It is a city to absorb and be absorbed by. A city to record and reflect upon. And my friend James H. Bollen’s new book – Jim’s Terrible City: J. G. Ballard and Shanghai – does just that. It connects with the Shanghai of J. G. Ballard and the Shanghai which we know and experience for ourselves today. It depicts a city which is both Shanghai and yet which is also every city. For Ballard’s Shanghai is perhaps in essence a meta-Shanghai, a meta-city, the Ur metropolis of the human psyche, a disconnected inhabitable dystopian manifestation of the Anthropocene era.
Ballard’s own experiences of life in Shanghai clearly spanned the complete spectrum of the possible. From the cosseted opulence of a life of wealth and privilege to the raw, dehumanised brutality of a wartime prison camp. That knife edge of fortune which can flip an entire world on its head, topsy-turvy. Life, when looked at closely, can be completely surreal. Even the ‘normal’ is but a thin film veiling the ludicrously bizarre beneath the shallow surface. All you have to do is look for it and it’s there.
James Bollen’s photos capture this Ballardian idea for me perfectly. His photos matched or juxtaposed with short excerpts from Ballard’s novels are genuinely thought-provoking pointers to the absurdity of certain scenes of everyday cityscapes. The book is a marvellous meditation on Ballard’s fictional realms, all of which are clearly deeply rooted in the surreal experiences of his childhood self (as well as Jim, his fictional alter-ego) in wartime Shanghai. In this sense James Bollen avoids a stale, standard historical catalogue retracing Ballard’s old haunts, but instead traces an inspirational Shanghai which is both past and future. As James says in the Introduction to his book: “Ballard is a writer noted for his prescience, particularly in relation to technology and the environment. Moreover his concept of Inner Space remains relevant to our lives today in areas such as politics and advertising, where distinctions between fiction and reality constantly blur.”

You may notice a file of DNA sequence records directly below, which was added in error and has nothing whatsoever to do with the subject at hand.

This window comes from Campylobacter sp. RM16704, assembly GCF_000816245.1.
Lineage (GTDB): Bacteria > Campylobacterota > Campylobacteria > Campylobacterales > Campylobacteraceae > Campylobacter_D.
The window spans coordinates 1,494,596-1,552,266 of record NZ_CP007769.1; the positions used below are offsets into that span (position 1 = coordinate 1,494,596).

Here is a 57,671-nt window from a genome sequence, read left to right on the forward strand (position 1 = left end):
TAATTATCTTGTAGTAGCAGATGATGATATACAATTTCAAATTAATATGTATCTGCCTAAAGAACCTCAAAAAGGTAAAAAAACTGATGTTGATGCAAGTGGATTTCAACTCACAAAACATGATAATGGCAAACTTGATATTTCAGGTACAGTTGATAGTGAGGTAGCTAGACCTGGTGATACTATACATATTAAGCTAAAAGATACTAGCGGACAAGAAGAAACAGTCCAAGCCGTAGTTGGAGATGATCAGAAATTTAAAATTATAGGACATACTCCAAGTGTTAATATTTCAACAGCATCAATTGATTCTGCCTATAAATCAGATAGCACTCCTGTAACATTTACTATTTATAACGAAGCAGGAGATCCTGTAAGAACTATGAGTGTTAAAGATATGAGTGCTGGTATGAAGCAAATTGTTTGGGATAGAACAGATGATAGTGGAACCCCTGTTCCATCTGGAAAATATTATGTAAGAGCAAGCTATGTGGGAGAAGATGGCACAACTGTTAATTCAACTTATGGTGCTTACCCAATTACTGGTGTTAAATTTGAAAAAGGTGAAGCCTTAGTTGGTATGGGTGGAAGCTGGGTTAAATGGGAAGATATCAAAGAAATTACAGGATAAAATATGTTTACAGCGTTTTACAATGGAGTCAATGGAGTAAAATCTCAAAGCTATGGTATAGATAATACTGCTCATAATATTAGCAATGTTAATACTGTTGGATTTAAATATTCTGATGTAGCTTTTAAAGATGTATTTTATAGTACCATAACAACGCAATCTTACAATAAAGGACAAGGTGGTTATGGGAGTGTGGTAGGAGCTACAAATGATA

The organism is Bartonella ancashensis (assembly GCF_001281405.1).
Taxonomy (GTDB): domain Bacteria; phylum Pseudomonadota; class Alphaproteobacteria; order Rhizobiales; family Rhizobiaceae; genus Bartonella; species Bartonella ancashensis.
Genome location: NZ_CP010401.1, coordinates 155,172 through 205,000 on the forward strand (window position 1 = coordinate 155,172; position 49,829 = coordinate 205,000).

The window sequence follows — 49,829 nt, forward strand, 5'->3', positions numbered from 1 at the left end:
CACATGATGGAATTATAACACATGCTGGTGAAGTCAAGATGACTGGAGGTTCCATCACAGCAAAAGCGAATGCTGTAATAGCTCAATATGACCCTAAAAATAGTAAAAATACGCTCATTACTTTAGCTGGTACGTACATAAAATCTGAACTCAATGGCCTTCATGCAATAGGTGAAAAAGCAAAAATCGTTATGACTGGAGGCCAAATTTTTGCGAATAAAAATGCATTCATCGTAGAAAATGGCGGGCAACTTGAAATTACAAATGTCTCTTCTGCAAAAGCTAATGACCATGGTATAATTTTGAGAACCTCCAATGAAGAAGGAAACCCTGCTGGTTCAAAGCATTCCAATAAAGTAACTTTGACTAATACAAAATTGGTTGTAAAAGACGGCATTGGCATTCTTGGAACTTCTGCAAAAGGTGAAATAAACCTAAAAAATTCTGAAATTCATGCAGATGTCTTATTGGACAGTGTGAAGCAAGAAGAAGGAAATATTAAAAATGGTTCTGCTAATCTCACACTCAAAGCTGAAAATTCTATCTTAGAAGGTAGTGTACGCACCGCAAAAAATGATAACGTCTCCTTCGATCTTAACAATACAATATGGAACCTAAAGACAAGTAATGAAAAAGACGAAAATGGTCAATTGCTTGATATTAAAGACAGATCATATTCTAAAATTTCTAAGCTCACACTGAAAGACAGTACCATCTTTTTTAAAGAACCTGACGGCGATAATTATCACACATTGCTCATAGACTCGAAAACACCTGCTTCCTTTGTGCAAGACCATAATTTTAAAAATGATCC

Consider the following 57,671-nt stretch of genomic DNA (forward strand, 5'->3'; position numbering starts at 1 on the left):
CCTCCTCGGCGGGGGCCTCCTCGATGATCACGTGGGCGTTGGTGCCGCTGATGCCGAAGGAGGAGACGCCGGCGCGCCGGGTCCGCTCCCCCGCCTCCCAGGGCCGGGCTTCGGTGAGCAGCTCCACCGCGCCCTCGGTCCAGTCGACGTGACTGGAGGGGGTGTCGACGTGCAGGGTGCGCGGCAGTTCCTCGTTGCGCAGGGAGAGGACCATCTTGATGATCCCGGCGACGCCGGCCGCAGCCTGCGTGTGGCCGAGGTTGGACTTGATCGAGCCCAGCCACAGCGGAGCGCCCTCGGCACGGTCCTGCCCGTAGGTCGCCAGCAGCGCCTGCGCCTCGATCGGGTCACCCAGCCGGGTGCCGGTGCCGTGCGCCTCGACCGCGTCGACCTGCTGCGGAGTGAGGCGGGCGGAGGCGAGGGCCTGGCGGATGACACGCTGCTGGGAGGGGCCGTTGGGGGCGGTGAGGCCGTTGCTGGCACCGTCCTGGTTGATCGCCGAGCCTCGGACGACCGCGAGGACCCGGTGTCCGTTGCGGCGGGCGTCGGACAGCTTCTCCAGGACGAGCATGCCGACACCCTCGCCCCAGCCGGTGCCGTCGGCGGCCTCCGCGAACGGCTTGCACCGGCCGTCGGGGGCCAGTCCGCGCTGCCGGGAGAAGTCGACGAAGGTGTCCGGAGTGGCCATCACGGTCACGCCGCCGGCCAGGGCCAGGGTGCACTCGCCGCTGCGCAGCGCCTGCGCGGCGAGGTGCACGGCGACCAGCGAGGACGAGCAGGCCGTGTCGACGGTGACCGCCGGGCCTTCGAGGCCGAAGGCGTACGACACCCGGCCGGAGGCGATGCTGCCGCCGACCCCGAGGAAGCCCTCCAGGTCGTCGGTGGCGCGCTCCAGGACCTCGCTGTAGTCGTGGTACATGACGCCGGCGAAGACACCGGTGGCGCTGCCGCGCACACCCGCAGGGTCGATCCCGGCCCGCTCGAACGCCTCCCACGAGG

We are given an image of a seagull standing hunched on a rock inside a cage on the bars of which is an ideogram sign warning us against the temptation to “tease” the animals within; a real Chinese fighter pilot’s helmet and khaki jump-suit propped against a wall of painted sky; another image of that wallpapered sky slashed through; the cut gently curved and peeling open; preceded by the observation that: “Flight and time, Mallory, they’re bound together. The birds have always known that. To get out of time, we first need to learn to fly.” – Hinton, Memories of the Space Age.
A weird-faced laughing clothes mannequin standing in a shop window with arms outstretched: In a totally sane society, madness is the only freedom.” – Wilder Penrose, Super-Cannes.
James Bollen’s beautifully crafted book – Jim’s Terrible City – with a very personal foreword by J. G. Ballard’s daughter, Fay Ballard, may well introduce you to a city you never knew you already knew …
For more info visit James H. Bollen’s website & for more on my own explorations in search of J. G. Ballard and others in Shanghai, see Retracing Old Shanghai. Read an interview in the L.A. Review of Books in which Paul French and James Bollen discuss Ballard, Shanghai, and the inspiration for ‘Jim’s Terrible City.’ For more information about J. G. Ballard's works, see his publisher, Harper Collins’ website.
My thanks to James Bollen, and to Duncan Hewitt, who set all this in motion.
* … and, for the record, I suspect that not a few women can similarly relate to Eduardo Mallea’s assertion about personal destinies and memory too.